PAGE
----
Visitors spending even the shortest amount of time in California quickly see with their own eyes that it's hard to beat a California sunset. With backdrops that include rolling hills, rugged cliffs, and vast, sandy beaches, California sunsets rank among the best in the world. San Diego is no exception. Today we feature a few of the best places to watch the sunset in San Diego.
It's no secret that surfing is ingrained in the history and culture of California. You can't escape it, even if you aren't a surfer yourself, whether it's the myriad of surf shops along the coast or bicyclists riding down the street with a surfboard strapped to the side of their bike. However, for those who aren't experienced surfers, taking the sport up can be overwhelming. However, a few hotels along the California coastline are making it easier for those who want to test the surfing waters. Today we feature a few of California's best hotels that mix staying with surfing.
While you may still catch a whiff of fermentation in the California air thanks to an incredibly late harvest, the 2011 vintage from one magical part of the world has already been bottled, boxed, and is hitting ports in our city by the bay.
Yes, it’s that time of the year: between the harvest and the holidays. The time for Beaujolais Nouveau.
Goodbye Tahoe. Hello California.
That’s the track Northstar resort is taking after the recent decision to make an adjustment to its moniker.
“There was a massive line of debate on whether we should make the change,” said Bill Rock, the resort’s chief operating officer. “But (the change) is a statement of where the brand is going.”
So, instead of going to Northstar-at-Tahoe, a popular Truckee-area destination for San Francisco snowsports enthusiasts since its opening in 1972, skiers and snowboarders will now be making tracks at Northstar California (that little star logo seen around the resort has been tweaked a bit as well).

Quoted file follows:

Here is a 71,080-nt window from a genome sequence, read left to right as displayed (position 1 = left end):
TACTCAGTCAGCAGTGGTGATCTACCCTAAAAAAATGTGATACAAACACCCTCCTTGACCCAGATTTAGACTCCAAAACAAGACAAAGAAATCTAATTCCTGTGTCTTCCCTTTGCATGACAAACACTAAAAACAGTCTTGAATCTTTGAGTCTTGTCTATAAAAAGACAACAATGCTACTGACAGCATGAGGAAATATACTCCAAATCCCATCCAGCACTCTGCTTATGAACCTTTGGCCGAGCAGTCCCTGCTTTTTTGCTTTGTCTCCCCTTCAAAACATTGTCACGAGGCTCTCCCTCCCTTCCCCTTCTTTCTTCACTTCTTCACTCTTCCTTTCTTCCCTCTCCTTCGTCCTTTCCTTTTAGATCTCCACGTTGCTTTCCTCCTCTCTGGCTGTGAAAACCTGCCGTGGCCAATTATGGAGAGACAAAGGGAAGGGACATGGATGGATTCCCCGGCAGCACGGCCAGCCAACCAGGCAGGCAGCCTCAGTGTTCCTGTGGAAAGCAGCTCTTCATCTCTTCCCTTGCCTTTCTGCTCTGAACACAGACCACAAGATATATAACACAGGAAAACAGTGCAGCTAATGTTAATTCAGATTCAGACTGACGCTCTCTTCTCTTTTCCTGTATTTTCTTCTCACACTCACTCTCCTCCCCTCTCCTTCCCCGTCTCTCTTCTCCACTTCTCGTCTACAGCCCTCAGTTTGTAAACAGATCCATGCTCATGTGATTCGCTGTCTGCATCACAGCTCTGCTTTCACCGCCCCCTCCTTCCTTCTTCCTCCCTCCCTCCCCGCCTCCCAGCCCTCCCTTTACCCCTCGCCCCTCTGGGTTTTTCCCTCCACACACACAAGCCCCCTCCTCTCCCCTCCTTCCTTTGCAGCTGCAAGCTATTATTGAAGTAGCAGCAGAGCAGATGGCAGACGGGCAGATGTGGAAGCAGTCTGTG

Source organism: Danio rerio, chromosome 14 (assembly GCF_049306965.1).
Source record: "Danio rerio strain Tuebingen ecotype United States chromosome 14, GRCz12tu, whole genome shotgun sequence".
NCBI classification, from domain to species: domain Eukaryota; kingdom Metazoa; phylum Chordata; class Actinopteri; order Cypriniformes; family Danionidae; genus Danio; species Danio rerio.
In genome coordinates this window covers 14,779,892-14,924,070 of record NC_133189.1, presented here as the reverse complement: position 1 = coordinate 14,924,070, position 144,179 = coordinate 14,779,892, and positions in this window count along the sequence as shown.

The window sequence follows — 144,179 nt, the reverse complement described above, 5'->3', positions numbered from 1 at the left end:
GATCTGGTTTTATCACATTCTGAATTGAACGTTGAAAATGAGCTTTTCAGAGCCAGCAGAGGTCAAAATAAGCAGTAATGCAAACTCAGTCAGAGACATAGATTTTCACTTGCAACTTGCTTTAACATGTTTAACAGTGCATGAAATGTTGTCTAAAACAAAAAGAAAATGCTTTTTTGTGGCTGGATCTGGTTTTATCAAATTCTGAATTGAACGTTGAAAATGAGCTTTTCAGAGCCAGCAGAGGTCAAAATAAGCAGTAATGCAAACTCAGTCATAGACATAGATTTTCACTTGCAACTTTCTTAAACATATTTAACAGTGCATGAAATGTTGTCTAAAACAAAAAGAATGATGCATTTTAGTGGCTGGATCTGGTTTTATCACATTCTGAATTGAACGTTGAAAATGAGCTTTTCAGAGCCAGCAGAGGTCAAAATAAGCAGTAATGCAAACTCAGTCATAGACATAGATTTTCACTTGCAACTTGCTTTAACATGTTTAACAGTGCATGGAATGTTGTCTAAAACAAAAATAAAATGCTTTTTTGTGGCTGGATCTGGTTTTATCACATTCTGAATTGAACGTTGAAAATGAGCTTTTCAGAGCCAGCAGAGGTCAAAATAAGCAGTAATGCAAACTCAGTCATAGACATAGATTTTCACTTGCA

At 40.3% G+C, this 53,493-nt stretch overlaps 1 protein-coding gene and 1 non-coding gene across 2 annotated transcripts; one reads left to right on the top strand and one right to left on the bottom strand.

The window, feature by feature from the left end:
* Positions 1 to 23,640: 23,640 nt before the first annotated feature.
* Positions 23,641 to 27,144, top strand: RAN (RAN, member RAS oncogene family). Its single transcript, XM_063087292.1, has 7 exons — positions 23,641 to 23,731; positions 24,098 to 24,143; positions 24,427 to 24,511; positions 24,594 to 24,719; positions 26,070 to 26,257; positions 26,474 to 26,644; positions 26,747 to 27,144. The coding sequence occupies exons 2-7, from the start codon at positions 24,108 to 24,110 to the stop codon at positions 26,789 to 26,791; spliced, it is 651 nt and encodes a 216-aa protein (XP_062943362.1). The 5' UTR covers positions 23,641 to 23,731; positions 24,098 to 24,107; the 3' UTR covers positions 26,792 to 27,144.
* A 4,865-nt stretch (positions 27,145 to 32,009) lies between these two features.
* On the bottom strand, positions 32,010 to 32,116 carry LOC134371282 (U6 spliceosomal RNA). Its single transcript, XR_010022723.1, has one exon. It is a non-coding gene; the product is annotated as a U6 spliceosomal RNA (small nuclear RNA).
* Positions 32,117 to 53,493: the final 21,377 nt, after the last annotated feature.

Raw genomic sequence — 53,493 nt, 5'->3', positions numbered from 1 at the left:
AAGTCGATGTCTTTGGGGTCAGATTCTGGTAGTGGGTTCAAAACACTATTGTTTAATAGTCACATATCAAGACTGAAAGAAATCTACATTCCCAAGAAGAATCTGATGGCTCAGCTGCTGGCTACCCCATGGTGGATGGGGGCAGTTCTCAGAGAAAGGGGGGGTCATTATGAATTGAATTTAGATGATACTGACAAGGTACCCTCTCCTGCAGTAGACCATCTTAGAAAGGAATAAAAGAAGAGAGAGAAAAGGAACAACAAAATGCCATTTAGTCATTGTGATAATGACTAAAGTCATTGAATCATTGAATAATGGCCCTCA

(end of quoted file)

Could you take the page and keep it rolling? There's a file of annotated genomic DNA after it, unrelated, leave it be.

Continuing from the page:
Have you ever taken a good look at any state flags? There's some weird stuff going on there. Maryland's looks like a seizure, South Carolina's seems to be thrown together using Graphic Design for Dummies, and the rest are a mishmash of stars, stripes and crests that are near impossible to tell apart from each other. California's state flag, however, is money. See, there's a big bear. A single star. And in big, bold print at the bottom, the words "California Republic." Simple, but instantly recognizable.
Last weekend, Fort Mason hosted the winners of the SF Chronicle Wine Competition, the largest competition of American wines in the world, with more than 4,000 entries judged by 60 wine professionals. Of the Best In Class winners, we chose seven very affordable California vintages. Troubled times demand good (but not expensive) vino. Print this list out for your next pre-dinner party grocery run.
1. 2006 Mandolin Cabernet Sauvignon, Central Coast, $12.
2. 2007 Mandolin Pinot Noir, Central Coast, $12.
3. 2007 South Coast Winery Grenache Rosé, Paso Robles County and Temecula Valley, $14.
4. 2005 Pedroncelli Estate Vineyard Syrah, Dry Creek Valley, $14
2008 was the year of the staycation, and 2009 doesn't appear to be changing anytime soon. This is excellent news for California residents who have everything one could want--sand and snow, mountains and deserts, plains and valleys--all within the state's confines, plus some stellar ongoing deals on local getaways. In this two-part list, we'll tempt you with 10 can't-miss spots to visit in the coming 12 months--make it your New Year's resolution to hit them all.
10. Mammoth Lakes